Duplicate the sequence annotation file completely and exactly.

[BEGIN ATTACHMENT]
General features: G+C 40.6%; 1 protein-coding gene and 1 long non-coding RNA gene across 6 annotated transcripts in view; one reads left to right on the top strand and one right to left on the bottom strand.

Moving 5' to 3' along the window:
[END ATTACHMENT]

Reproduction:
General features: G+C 40.6%; 1 protein-coding gene and 1 long non-coding RNA gene across 6 annotated transcripts in view; one reads left to right on the top strand and one right to left on the bottom strand.

Moving 5' to 3' along the window: